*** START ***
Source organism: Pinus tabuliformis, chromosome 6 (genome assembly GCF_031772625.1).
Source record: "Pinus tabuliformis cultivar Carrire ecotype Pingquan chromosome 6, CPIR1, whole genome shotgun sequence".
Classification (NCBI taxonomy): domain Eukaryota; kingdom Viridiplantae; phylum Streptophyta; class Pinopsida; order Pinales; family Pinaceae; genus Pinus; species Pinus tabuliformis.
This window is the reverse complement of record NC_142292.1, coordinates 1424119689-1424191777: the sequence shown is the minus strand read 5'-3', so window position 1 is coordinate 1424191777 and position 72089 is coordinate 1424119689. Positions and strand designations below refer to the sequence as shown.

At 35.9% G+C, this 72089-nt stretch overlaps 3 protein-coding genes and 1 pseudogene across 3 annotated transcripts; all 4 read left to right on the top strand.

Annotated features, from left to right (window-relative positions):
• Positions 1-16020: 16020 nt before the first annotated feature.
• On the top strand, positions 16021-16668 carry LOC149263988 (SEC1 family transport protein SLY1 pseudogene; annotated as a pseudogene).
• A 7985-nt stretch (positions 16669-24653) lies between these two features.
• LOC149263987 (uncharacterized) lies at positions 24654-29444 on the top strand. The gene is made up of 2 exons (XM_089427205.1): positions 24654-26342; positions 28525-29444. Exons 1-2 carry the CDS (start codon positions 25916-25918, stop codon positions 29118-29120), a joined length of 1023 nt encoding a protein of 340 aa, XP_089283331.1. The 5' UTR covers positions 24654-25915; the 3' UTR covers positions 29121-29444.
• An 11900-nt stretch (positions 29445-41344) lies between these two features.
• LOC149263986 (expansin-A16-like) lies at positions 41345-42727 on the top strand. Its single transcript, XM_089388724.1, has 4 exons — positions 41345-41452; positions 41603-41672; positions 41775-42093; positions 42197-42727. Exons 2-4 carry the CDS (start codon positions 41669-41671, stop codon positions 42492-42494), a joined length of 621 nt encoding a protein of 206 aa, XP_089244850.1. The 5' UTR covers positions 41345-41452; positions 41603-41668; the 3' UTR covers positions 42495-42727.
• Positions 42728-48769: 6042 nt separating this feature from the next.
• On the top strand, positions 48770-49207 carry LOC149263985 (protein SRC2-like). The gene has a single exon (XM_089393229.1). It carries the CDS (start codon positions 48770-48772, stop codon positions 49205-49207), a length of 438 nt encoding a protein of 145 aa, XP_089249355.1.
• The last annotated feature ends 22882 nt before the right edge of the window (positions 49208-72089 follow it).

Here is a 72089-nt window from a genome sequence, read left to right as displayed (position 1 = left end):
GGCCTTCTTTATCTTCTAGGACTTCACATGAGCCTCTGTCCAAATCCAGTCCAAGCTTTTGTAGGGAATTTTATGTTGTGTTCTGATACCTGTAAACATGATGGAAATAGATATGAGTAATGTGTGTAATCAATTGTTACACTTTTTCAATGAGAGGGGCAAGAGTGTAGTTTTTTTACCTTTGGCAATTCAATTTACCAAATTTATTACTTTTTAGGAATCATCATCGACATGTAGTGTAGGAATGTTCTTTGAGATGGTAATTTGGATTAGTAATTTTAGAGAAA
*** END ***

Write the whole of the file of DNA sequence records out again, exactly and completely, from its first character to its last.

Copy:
Source organism: Pinus tabuliformis, chromosome 6 (genome assembly GCF_031772625.1).
Source record: "Pinus tabuliformis cultivar Carrire ecotype Pingquan chromosome 6, CPIR1, whole genome shotgun sequence".
Classification (NCBI taxonomy): domain Eukaryota; kingdom Viridiplantae; phylum Streptophyta; class Pinopsida; order Pinales; family Pinaceae; genus Pinus; species Pinus tabuliformis.
This window is the reverse complement of record NC_142292.1, coordinates 1424119689-1424191777: the sequence shown is the minus strand read 5'-3', so window position 1 is coordinate 1424191777 and position 72089 is coordinate 1424119689. Positions and strand designations below refer to the sequence as shown.

At 35.9% G+C, this 72089-nt stretch overlaps 3 protein-coding genes and 1 pseudogene across 3 annotated transcripts; all 4 read left to right on the top strand.

Annotated features, from left to right (window-relative positions):
• Positions 1-16020: 16020 nt before the first annotated feature.
• On the top strand, positions 16021-16668 carry LOC149263988 (SEC1 family transport protein SLY1 pseudogene; annotated as a pseudogene).
• A 7985-nt stretch (positions 16669-24653) lies between these two features.
• LOC149263987 (uncharacterized) lies at positions 24654-29444 on the top strand. The gene is made up of 2 exons (XM_089427205.1): positions 24654-26342; positions 28525-29444. Exons 1-2 carry the CDS (start codon positions 25916-25918, stop codon positions 29118-29120), a joined length of 1023 nt encoding a protein of 340 aa, XP_089283331.1. The 5' UTR covers positions 24654-25915; the 3' UTR covers positions 29121-29444.
• An 11900-nt stretch (positions 29445-41344) lies between these two features.
• LOC149263986 (expansin-A16-like) lies at positions 41345-42727 on the top strand. Its single transcript, XM_089388724.1, has 4 exons — positions 41345-41452; positions 41603-41672; positions 41775-42093; positions 42197-42727. Exons 2-4 carry the CDS (start codon positions 41669-41671, stop codon positions 42492-42494), a joined length of 621 nt encoding a protein of 206 aa, XP_089244850.1. The 5' UTR covers positions 41345-41452; positions 41603-41668; the 3' UTR covers positions 42495-42727.
• Positions 42728-48769: 6042 nt separating this feature from the next.
• On the top strand, positions 48770-49207 carry LOC149263985 (protein SRC2-like). The gene has a single exon (XM_089393229.1). It carries the CDS (start codon positions 48770-48772, stop codon positions 49205-49207), a length of 438 nt encoding a protein of 145 aa, XP_089249355.1.
• The last annotated feature ends 22882 nt before the right edge of the window (positions 49208-72089 follow it).

Here is a 72089-nt window from a genome sequence, read left to right as displayed (position 1 = left end):
GGCCTTCTTTATCTTCTAGGACTTCACATGAGCCTCTGTCCAAATCCAGTCCAAGCTTTTGTAGGGAATTTTATGTTGTGTTCTGATACCTGTAAACATGATGGAAATAGATATGAGTAATGTGTGTAATCAATTGTTACACTTTTTCAATGAGAGGGGCAAGAGTGTAGTTTTTTTACCTTTGGCAATTCAATTTACCAAATTTATTACTTTTTAGGAATCATCATCGACATGTAGTGTAGGAATGTTCTTTGAGATGGTAATTTGGATTAGTAATTTTAGAGAAA